Image by NatureFriend from Pixabay

The Chipmunk v. the Mouse

Judith Peck, Ed.D.

Chipmunks are cute and adorable. Mice are deplorable, not cute at all, but why the stark difference? Both are rodents— run as fast, eat, and intuit similarly, even look a bit alike, except for one thing: one is pretty and the other is not. Chipmunks have colorful stripes and a cute nose and puffy cheeks. They both keep their distance, though mouse hides, sort of knowing he’s not a pretty thing to you, and certainly not wanted, while chipmunks runs and darts around like it’s you who are on his turf and not the other way around. Chipmunk does things that amuse you, like stand on his hind legs and munch on a nut, spilling the shells from his adorable cheeks. He’s earned that nut, scavenging for it, and eating it is his just reward. The only time you see mouse is the split second he appears across the floor to scare the wits out of you or sprawled out in a trap. He’s stealing whatever he finds in that kitchen, even though you yourself have tossed it or left it out. Both seem forever hungry, but chipmunk is a winner whatever he does; mouse is a looser.

What a difference between chipmunk and mouse and what’s the winning lesson? Well, it’s better to be pretty. Statistics have shown that – in politics, education, love, money – success. And it helps to be colorful and cute and have a few appealing tricks. All that works for the outside looking in, but how much are you really able to use from achievements that accrue from that vantage point to meet a personal success mark? Achievements you’re not sure you even want? Being exceptionally pretty – beautiful – has its downsides: you may begin to depend upon it to the exclusion of efforts that might make you happier; and, of course, time and travail will take its toll. The productive perspective is from the inside looking out, if we have the courage to separate the two. There, we are the undisputed expert.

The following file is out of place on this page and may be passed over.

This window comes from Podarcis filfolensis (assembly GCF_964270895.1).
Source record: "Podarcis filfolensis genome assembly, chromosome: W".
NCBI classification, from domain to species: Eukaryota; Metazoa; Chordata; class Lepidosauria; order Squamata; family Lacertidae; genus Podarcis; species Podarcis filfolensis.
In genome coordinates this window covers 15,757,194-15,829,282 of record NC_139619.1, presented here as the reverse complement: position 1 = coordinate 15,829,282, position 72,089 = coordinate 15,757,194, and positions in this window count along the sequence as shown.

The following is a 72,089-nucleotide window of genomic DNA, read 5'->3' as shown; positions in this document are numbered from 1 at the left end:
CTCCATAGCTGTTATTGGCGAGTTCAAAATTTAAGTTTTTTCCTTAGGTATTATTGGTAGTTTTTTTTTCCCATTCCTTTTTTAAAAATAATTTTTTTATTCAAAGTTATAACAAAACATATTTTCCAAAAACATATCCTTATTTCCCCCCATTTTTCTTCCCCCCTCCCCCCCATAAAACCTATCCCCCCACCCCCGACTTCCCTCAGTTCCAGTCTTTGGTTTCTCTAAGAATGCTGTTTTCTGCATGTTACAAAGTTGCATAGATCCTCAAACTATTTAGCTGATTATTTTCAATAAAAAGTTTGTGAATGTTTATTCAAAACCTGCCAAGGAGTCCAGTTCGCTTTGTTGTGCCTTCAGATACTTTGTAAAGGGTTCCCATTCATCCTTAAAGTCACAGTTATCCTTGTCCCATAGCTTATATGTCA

Sometimes we feel ourselves to be the chipmunk, spunky and adorable and charming, a little flirtatious, gripping attention, holding court. But more often, the little mouse appears: scurrying about with nobody noticing except when we get in the way or do the wrong thing. Then we feel unremarkable at best and unlikable at worst.

Hunger motivates our actions either way, just as it does chipmunk and mouse. We’ve learned how to satisfy these motivators and adapted the means to our needs. But we’ve got something neither of those guys has, a real game-changer when it comes to that self-perception, and that’s attitude. How we feel.

Best it is to feel like a chipmunk. We should because we are adorable to some if not all. We know this by the way such admiration is expressed in words or actions or sometimes never expressed, merely intuited. Best it is to keep our mouse in perspective: were it to look at itself and have the benefit of reflection, it would perceive a lovely creature, doing as prescribed, true to its nature and rather inventive in its efforts. Best it is to be yourself, savoring the kinship of your burrow and venturing out to the many fields beyond, alone or in company with the selected folks who accept you as adorable.